Large Korean corporations say they're not cutting their workforces. Samsung Group, the nation's biggest conglomerate, has said it has no plans to ''artificially rationalise'' its workforce, and LG Electronics has said that it will not cut its number of employees. Nor will SK Group, Lotte Group or cash-strapped Hynix Semiconductors. Many chaebol (Korea's family-controlled conglomerates) made massive cutbacks a decade ago and may be reluctant to lay off employees in case business suddenly picks up. Job-sharing is also seen as an alternative to redundancies. According to the Korea Chamber of Commerce & Industry, one in two top 500 private corporations opted for job sharing to retain its workforce. In the public sector, job sharing is already the trend.

Meanwhile, unionised workers at Hyundai Motor are expected to demand that the car maker raises wages this year by 4.9%, despite a fall in sales and a cutback in production, and have threatened strike action.  

The government is now spending W51 trillion to stimulate the economy, mainly in tax cuts and infrastructure spending, while the Bank of Korea cut its interest rate to a record low of 2% on February 12. A supplementary budget bill, which will include measures to help small- and medium-sized enterprises, will shortly be presented to the National Assembly.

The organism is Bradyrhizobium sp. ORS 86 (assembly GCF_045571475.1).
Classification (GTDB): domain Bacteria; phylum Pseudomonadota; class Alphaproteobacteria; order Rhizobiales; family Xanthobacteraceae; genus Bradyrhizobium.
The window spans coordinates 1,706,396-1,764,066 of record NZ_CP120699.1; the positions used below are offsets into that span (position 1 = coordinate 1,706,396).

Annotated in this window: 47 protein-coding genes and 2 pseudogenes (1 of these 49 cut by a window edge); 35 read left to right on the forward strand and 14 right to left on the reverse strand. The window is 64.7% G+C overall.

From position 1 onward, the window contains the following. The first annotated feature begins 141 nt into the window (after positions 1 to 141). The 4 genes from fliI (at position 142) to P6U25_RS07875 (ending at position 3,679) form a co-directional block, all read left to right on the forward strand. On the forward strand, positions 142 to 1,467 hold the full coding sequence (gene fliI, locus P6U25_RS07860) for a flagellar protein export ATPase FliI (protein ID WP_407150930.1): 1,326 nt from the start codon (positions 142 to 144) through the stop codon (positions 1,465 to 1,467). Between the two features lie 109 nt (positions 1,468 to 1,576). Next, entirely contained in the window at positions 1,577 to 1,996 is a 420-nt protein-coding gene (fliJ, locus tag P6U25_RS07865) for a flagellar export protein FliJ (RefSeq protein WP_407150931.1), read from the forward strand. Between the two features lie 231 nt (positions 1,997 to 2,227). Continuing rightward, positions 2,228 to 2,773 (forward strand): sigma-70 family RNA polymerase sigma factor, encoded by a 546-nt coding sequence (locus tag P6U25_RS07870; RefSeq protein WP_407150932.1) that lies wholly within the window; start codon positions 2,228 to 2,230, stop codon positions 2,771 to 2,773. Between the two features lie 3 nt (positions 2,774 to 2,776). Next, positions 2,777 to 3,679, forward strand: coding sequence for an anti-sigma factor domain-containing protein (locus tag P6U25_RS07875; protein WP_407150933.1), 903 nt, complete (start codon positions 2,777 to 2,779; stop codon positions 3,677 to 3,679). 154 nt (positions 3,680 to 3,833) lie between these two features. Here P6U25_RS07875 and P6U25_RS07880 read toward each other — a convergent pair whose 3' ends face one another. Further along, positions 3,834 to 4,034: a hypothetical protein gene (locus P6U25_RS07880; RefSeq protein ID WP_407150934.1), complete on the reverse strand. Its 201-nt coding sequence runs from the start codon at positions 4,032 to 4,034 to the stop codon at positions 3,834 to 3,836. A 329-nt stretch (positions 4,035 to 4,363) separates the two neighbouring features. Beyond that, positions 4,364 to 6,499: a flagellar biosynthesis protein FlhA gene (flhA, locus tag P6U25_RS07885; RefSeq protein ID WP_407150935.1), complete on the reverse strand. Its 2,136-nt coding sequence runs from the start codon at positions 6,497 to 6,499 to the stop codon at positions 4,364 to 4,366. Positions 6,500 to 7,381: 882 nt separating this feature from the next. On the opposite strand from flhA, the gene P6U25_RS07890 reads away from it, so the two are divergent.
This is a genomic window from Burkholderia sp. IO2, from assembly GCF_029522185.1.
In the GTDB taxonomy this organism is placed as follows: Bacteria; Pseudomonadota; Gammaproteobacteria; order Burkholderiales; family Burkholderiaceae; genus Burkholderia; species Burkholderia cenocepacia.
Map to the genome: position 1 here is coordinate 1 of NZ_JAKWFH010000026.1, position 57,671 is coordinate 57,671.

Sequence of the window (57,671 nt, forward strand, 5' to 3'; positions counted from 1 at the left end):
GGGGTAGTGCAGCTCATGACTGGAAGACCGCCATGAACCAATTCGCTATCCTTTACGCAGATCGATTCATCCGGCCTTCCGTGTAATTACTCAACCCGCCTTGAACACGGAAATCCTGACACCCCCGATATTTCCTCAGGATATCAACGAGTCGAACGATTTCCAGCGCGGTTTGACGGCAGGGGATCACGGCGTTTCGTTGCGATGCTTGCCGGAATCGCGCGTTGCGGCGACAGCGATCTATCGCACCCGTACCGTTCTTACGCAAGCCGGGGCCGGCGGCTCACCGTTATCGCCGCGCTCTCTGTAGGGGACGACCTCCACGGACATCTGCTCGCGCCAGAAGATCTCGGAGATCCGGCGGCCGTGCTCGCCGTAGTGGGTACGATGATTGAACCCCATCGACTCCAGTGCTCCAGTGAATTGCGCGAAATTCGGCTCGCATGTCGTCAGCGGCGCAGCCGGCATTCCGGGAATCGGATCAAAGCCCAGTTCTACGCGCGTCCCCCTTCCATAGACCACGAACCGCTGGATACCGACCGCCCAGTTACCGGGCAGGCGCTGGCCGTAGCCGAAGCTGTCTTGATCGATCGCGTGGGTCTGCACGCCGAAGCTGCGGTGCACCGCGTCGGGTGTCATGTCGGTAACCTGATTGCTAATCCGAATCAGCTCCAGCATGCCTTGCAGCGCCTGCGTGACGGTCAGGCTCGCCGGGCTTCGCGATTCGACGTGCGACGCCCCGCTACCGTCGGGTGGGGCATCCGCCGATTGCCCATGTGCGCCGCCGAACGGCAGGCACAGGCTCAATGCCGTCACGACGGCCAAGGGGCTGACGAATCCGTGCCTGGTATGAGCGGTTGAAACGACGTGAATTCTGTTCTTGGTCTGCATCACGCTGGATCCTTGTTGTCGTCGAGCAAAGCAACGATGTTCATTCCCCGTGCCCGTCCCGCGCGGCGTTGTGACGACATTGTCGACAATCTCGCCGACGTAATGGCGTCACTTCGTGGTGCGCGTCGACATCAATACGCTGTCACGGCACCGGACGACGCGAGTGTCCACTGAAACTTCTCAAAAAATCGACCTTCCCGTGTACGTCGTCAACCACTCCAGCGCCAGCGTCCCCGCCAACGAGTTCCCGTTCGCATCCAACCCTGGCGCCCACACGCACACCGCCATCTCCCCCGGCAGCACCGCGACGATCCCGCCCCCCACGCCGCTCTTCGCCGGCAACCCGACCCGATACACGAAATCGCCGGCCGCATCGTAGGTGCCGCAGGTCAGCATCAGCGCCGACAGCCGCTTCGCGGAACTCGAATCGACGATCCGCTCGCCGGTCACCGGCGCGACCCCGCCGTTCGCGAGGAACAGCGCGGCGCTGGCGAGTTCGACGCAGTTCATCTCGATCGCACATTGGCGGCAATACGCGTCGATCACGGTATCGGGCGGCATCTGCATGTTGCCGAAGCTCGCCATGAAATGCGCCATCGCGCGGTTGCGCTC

And, in January, the finance ministry announced a "green new deal", under which the government aims to generate nearly one million jobs by investing W50 trillion in eco-friendly business projects. In addition, the government is proposing to issue food stamps, both to help the poor and to boost consumption, which so far has shown few signs of responding to recent tax cuts and rebates.

Small businesses have been especially hard hit as consumers have stayed away from their doors. Others have been encumbered with debt repayment costs that have almost doubled after they were persuaded -- as many were -- to borrow in yen when it was cheap to do so. Many of these businesses are "mom and pop" stores set up by salaried workers laid off in the 1997/8 crisis (around 33% of Korea's workforce is self-employed -- the highest in the OECD). But according to the NSO, the number of small business owners dropped to 5.97 million in 2008 from 6.05 million a year earlier, falling below 6 million for the first time since 2000.

So Seung-tae doesn't have the option that unemployed or under-employed salary-men had during the crisis a decade ago. The small business sector is already over-populated. Instead, he cuts costs, shops for bargains in the Namdaemun market and has time to while away afternoons in American coffee shops with other young Koreans who are blogging or, like him, applying for jobs on their lap-tops. Seung-tae hasn't decided whether to tell his wife about this yet, thinking things might get better. Paying for his daughter's education is still his priority.

¬ Haymarket Media Limited. All rights reserved.